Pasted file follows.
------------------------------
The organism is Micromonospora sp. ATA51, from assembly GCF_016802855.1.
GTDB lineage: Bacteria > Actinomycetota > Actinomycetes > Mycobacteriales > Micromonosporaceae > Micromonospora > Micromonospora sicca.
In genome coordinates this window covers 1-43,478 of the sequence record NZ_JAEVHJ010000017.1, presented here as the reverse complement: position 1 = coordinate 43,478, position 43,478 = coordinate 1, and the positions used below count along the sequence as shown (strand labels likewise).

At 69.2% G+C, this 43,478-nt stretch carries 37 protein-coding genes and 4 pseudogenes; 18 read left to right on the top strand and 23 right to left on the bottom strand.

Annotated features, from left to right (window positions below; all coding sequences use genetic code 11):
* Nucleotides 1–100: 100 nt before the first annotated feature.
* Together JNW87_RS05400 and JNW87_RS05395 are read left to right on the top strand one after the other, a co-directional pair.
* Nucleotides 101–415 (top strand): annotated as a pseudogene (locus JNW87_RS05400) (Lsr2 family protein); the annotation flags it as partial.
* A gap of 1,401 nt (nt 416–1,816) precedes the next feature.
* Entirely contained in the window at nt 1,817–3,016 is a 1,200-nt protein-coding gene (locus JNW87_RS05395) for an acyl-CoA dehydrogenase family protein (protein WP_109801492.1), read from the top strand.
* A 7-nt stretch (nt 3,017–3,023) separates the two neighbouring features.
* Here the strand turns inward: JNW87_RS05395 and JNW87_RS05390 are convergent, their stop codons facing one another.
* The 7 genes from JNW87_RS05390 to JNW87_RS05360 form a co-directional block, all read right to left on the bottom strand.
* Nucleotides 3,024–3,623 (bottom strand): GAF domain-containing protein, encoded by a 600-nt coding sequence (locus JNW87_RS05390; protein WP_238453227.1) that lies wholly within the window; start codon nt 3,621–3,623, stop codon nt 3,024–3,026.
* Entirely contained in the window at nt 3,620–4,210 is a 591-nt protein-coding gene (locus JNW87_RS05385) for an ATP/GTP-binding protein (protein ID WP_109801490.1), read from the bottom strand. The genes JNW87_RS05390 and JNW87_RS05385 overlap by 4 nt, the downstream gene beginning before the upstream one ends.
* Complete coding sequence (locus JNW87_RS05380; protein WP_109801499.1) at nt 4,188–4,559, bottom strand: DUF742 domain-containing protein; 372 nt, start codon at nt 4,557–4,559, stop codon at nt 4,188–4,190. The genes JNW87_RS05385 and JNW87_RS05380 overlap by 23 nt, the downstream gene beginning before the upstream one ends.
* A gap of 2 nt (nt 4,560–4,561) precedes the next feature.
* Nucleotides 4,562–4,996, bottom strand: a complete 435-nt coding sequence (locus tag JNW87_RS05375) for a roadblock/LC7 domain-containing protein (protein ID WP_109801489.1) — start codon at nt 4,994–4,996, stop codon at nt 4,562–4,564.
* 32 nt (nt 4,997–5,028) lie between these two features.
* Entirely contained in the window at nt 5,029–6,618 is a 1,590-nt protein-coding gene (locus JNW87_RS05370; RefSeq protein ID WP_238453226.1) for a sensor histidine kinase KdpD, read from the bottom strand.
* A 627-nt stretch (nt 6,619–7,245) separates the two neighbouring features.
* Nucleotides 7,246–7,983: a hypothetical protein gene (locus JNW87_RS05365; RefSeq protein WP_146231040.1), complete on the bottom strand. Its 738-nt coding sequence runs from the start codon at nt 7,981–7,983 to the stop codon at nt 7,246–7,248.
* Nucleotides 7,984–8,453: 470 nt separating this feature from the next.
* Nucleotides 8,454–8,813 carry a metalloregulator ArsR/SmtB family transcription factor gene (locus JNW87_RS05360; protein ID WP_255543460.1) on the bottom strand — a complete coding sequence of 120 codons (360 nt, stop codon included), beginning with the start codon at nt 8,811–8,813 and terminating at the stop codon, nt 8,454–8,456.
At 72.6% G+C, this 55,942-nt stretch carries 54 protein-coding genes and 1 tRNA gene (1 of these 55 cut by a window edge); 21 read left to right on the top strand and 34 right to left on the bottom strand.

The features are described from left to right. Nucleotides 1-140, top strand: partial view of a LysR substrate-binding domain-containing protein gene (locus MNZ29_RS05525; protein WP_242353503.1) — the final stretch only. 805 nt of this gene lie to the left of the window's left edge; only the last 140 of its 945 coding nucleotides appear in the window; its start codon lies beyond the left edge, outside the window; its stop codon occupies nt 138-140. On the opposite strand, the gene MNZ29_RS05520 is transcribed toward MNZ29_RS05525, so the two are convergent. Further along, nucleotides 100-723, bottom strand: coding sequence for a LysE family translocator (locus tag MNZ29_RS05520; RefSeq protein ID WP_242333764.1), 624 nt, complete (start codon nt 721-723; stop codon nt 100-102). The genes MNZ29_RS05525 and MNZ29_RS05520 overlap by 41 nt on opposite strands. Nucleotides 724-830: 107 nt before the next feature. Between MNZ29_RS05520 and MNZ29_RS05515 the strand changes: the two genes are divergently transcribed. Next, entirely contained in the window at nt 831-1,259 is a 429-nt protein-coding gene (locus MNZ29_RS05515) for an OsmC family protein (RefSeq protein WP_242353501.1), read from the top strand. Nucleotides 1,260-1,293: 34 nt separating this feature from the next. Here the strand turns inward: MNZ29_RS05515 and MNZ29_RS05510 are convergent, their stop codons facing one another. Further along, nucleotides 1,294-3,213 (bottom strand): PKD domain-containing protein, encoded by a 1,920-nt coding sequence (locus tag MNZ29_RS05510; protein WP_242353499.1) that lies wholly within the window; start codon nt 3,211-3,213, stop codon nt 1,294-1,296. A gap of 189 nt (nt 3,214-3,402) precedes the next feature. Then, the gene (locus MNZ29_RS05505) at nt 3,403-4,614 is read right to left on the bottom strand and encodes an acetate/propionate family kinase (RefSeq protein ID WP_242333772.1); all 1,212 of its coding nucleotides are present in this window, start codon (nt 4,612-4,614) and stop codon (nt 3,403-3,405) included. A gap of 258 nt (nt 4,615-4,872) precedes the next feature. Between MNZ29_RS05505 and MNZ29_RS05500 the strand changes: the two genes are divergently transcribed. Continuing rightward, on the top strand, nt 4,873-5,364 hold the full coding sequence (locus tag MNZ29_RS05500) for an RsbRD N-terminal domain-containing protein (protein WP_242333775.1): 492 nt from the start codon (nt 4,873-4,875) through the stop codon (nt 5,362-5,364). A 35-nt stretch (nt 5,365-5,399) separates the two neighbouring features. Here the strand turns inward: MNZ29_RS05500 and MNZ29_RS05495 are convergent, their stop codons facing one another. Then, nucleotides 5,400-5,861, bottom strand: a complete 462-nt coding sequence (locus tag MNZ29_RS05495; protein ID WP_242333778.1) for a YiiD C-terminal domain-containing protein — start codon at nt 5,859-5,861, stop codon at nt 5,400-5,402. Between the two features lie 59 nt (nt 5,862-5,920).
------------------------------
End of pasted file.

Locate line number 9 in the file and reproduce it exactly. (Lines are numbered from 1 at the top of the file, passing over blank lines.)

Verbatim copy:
* A gap of 1,401 nt (nt 416–1,816) precedes the next feature.